213 research outputs found

    Diffractive phenomena

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    The most recent theoretical and experimental results in the field of diffractive scattering are reviewed. A parallel between the two current theoretical approaches to diffraction, the DIS picture in the Breit frame and the dipole picture in the target frame, is given, accompanied by a description of the models to which the data are compared. A recent calculation of the rescattering corrections, which hints at the universality of the diffractive parton distribution functions, is presented. The concept of generalized parton distributions is discussed together with the first measurement of the processes which might give access to them. Particular emphasis is given to the HERA data, to motivate why hard diffraction in deep inelastic scattering is viewed as an unrivalled instrument to shed light on the still obscure aspects of hadronic interactions.Comment: invited talk at the XX International Symposium on Lepton and Photon Interactions at High Energies, Rome, Italy, July 200

    100ps time resolution with thin silicon pixel detectors and a SiGe HBT amplifier

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    A 100um thick silicon detector with 1mm2 pad readout optimized for sub-nanosecond time resolution has been developed and tested. Coupled to a purposely developed amplifier based on SiGe HBT technology, this detector was characterized at the H8 beam line at the CERN SPS. An excellent time resolution of (106+-1)ps for silicon detectors was measured with minimum ionizing particles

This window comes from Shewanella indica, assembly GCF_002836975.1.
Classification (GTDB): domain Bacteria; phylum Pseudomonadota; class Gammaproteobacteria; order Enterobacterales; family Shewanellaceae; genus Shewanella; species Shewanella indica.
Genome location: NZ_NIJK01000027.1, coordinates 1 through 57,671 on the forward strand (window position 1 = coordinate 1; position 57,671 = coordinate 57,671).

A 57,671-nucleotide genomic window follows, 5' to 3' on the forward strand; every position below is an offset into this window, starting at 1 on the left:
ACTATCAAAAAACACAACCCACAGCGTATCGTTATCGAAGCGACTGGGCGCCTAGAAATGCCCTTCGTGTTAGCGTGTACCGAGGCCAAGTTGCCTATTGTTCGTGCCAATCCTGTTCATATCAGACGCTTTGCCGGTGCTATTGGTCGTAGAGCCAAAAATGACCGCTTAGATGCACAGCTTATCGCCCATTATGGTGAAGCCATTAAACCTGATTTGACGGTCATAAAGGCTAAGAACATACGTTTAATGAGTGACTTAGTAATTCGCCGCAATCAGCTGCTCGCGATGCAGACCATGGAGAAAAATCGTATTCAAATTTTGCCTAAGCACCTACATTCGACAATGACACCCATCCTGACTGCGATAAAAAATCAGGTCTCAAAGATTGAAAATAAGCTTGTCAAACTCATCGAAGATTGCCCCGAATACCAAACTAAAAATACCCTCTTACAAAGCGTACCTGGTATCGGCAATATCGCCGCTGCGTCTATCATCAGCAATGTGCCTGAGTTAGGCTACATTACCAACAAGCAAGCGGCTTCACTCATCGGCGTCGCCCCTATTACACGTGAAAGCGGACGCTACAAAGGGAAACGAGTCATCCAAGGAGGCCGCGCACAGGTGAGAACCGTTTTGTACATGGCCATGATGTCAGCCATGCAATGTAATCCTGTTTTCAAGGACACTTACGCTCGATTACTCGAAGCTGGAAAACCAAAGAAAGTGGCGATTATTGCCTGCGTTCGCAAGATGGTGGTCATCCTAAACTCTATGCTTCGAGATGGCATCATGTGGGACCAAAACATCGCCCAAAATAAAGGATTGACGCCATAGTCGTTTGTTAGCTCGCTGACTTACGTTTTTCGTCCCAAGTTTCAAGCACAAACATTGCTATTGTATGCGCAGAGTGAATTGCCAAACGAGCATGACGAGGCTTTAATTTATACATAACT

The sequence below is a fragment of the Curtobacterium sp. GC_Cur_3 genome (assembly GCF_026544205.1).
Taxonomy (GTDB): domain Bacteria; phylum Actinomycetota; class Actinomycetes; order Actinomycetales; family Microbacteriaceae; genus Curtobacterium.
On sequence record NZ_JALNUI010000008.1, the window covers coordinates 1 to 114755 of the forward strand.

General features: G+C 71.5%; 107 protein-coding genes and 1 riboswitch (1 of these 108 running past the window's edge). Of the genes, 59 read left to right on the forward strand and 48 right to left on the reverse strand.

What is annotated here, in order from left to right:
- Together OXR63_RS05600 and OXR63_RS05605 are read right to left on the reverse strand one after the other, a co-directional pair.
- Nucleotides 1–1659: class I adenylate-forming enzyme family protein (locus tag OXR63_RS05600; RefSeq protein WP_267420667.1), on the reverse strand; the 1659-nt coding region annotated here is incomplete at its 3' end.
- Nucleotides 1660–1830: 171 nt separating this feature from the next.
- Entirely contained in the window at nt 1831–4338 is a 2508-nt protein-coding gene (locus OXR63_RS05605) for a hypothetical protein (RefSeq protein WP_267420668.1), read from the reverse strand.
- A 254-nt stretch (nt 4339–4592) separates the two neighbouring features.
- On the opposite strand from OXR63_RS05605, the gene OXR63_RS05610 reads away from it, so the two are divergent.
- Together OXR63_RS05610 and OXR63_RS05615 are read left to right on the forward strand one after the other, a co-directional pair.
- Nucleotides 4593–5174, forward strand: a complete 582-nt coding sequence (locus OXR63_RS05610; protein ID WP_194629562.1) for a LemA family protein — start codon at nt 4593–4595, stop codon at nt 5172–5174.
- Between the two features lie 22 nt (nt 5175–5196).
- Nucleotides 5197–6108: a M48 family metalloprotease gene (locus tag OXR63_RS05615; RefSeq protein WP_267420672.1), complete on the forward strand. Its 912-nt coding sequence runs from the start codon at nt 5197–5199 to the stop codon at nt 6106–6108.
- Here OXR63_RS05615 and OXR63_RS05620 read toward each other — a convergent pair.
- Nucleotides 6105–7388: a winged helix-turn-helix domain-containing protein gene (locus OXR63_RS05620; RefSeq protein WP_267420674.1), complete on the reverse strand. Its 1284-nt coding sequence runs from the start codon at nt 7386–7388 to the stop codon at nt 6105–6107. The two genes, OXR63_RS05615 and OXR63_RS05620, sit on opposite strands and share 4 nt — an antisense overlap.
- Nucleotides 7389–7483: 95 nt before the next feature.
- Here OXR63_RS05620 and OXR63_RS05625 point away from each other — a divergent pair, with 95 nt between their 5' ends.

A cholinergic-sympathetic pathway primes immunity in hypertension and mediates brain-to-spleen communication

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    The crucial role of the immune system in hypertension is now widely recognized. We previously reported that hypertensive challenges couple the nervous drive with immune system activation, but the physiological and molecular mechanisms of this connection are unknown. Here, we show that hypertensive challenges activate splenic sympathetic nerve discharge to prime immune response. More specifically, a vagus-splenic nerve drive, mediated by nicotinic cholinergic receptors, links the brain and spleen. The sympathetic discharge induced by hypertensive stimuli was absent in both coeliac vagotomized mice and in mice lacking α7nAChR, a receptor typically expressed by peripheral ganglionic neurons. This cholinergic-sympathetic pathway is necessary for T cell activation and egression on hypertensive challenges. In addition, we show that selectively thermoablating the splenic nerve prevents T cell egression and protects against hypertension. This novel experimental procedure for selective splenic denervation suggests new clinical strategies for resistant hypertension

    Targeting interleukin-1β protects from aortic aneurysms induced by disrupted transforming growth factor β signaling